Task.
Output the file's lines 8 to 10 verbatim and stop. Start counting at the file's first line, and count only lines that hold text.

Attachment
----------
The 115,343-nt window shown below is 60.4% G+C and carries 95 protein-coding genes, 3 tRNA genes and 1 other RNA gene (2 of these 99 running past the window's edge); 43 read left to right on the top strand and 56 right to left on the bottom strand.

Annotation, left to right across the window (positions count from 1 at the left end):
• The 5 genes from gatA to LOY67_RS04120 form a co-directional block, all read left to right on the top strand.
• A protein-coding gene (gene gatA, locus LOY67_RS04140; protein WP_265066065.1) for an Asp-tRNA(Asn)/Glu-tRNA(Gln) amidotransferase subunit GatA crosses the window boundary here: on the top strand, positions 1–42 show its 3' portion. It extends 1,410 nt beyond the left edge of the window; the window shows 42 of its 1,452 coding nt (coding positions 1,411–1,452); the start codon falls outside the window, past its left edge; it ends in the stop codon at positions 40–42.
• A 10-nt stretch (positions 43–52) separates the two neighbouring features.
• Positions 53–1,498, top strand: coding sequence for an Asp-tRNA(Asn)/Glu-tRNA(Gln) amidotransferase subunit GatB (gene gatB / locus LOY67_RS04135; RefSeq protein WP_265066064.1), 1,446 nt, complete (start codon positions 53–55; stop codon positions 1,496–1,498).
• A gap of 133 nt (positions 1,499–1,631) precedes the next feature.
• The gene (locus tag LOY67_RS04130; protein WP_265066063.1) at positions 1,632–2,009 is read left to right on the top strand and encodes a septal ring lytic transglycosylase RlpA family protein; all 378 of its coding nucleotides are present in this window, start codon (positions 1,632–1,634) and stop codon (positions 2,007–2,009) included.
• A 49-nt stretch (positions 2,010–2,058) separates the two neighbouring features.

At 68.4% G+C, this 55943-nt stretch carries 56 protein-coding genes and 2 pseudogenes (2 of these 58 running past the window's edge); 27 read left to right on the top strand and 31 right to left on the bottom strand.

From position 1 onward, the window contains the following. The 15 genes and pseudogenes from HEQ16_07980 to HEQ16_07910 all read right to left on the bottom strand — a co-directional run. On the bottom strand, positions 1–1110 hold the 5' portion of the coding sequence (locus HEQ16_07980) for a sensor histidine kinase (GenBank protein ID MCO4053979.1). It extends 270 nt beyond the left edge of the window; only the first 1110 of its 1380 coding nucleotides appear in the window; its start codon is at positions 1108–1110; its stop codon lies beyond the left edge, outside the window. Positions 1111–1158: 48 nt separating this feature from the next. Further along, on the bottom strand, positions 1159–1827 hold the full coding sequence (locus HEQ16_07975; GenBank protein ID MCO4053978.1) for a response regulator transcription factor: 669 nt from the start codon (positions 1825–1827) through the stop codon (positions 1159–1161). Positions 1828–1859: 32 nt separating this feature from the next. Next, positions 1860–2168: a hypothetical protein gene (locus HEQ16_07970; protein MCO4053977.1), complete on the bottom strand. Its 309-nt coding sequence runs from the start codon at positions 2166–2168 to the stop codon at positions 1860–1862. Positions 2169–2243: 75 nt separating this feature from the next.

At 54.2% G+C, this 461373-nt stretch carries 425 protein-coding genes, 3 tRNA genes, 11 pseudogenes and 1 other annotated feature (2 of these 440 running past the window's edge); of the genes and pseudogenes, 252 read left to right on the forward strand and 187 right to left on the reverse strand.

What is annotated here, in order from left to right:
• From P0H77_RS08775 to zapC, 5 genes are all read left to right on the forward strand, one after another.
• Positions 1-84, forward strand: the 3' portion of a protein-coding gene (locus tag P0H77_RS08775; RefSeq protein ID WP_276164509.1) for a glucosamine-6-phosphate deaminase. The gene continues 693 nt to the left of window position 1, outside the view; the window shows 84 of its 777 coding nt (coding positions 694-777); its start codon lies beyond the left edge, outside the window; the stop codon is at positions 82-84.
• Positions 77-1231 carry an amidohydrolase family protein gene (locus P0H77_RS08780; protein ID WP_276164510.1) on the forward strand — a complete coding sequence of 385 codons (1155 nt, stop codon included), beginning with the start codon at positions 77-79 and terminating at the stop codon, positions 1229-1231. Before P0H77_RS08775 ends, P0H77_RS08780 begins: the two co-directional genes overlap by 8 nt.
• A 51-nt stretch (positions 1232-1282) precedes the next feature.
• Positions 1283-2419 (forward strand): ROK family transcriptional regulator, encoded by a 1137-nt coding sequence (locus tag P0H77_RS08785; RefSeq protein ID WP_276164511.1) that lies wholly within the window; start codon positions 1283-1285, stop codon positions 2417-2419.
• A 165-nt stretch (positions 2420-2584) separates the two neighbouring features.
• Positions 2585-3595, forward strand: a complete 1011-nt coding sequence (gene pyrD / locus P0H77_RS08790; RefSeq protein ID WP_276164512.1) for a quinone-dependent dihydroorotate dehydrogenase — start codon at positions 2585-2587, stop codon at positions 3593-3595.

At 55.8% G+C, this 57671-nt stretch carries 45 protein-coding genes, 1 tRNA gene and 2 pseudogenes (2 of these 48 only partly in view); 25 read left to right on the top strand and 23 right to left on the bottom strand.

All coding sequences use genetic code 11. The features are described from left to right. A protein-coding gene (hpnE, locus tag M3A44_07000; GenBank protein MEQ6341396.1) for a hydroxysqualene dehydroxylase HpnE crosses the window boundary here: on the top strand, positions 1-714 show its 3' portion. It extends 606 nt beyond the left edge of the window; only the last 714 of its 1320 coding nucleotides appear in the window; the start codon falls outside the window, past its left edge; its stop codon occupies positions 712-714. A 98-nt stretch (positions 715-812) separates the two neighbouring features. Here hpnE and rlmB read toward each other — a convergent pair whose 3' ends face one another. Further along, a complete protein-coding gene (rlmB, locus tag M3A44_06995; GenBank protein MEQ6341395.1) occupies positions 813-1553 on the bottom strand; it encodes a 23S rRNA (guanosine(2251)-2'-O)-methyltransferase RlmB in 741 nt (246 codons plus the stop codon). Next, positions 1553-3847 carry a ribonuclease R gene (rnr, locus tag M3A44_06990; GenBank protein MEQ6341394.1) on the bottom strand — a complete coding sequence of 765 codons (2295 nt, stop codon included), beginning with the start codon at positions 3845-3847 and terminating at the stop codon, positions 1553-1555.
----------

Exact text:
• The gene (locus tag LOY67_RS04130; protein WP_265066063.1) at positions 1,632–2,009 is read left to right on the top strand and encodes a septal ring lytic transglycosylase RlpA family protein; all 378 of its coding nucleotides are present in this window, start codon (positions 1,632–1,634) and stop codon (positions 2,007–2,009) included.
• A 49-nt stretch (positions 2,010–2,058) separates the two neighbouring features.

At 68.4% G+C, this 55943-nt stretch carries 56 protein-coding genes and 2 pseudogenes (2 of these 58 running past the window's edge); 27 read left to right on the top strand and 31 right to left on the bottom strand.